Books in September

Heide Goody and Iain Grant – Oddjobs 1 and Oddjobs 2: This time it’s Personnel
I’m not even going to try to review these books without referencing Ben Aaronovich’s Rivers of London series. I know I should review things on their own merits, but there is so much in common here that I just can’t help but compare the two. For the most part the comparison is quite positive, Oddjobs has the same dry humour as the Rivers of London and that really works for me, there’s a world weariness to the characters and story, but rather than be depressing and bring the book down, it raises it up. A spirit of “oh well, this is a mess, let’s get on with it and see if we can have a laugh while sorting it out”. The other similarity that jumped out at me is a complete grounding in the locality, where Aaronovich’s London really felt like MY London, Goody and Grant’s Birmingham seemed just as grounded to me, although I’m only an occasional visitor to Birmingham (my dad and some close friends live there). The concept and story are also fairly in line with Rivers of London, and also what little I’ve read of The Laundry series, opening up a huge world of potential dramatic and comedic storylines and characters.
I thoroughly enjoyed these two books. I can’t say they were as funny as Aaronovich, but it tripped along and I really enjoyed spending the time with the characters. There’s no obvious arc storyline, or ‘big bad’ but I like that the two books are more self contained and are giving us a chance to see lots of different bits of the world that they’re building. The second book in particular did an admirable job presenting lots of smaller stories that gradually came together to a satisfying tangle. These are now definitely on my watch list for future releases.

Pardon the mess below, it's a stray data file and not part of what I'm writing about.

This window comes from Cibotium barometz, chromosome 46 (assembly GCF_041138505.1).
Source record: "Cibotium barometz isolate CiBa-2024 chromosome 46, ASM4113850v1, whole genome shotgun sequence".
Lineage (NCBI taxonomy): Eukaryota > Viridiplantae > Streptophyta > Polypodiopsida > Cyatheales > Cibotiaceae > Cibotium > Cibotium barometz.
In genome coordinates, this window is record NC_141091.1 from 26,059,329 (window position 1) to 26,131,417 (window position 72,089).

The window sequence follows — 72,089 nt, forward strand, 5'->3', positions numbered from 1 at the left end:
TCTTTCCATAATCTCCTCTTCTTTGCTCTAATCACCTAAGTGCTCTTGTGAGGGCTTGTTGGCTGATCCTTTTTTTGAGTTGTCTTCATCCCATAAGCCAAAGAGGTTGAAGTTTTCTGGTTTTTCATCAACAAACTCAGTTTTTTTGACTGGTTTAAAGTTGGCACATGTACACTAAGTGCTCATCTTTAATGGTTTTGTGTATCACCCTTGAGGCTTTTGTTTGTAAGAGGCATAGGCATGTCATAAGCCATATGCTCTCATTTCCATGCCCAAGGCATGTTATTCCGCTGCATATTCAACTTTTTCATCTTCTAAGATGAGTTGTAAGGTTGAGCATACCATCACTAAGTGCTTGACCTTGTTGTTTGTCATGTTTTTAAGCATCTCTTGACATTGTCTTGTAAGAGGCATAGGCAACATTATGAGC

L. Frank Baum – The Wonderful Wizard of Oz
This was written in 1900, and the film that everyone knows was made in 1939, with any number of versions, homages and parodies since, making the story completely ingrained. The book is really not very long, wasting absolutely no time on developing anything beyond the absolute minimum to hammer home the messages at its core. I was a bit disappointed that there was so little sense of wonder or magic to it. There’s also a lot more violence and death in it that we’d usually expect in modern children’s stories, but thanks to the light tone it seems a lot less substantial which is a bit odd when you notice it.

Lewis Carroll – Alice’s Adventures in Wonderland
Ticking off another classic. It’s always a bit odd to finally read the originals of stories that you’re incredibly familiar with, and I’m not sure it’s ever going to be a hugely positive experience. There was little left of this that could be surprising, between the famous illustrations in the book itself and the Disney cartoon, I was intensely familiar with most of the episodes and characters that make up the story. In fact the only thing that was slightly surprising was just how irritating Alice is. The bits of the story don’t really join up particularly well, it’s just stepping from one weird dream sequence to another so it’s hard to get any real momentum going.

T.J. Brown – The Unhappy Medium
I seemed to take an unreasonable dislike to this book fairly early on and I don’t really know why. It was a little oversold in how hilarious it was, but there were still some nice moments of dry humour scattered throughout. The set up was a long time in development and had a few glaring inconsistencies, but was solid enough and once it finally arrived the plot itself was ok. Maybe it was just that it had raised my expectations by putting quotes like “A very funny book, in the spirit of Neil Gaiman and Terry Pratchett’s Good Omens” on the front cover, a lofty height which it was unlikely to reach.

Emily Organ – Penny Green 1: Limelight
A fairly solid period set murder mystery. The characters are vibrant and interesting, the period detail nicely done and the case itself engaging. My only frustration came from the quality of the investigation which was painfully slow, no one actually asking the obvious questions or seeming to do much investigating at all. It’s an ok book to churn through, but it’s unlikely to stay with me and I’m not particularly likely to pick up further books in the series unless I’m looking for something incredibly low impact.

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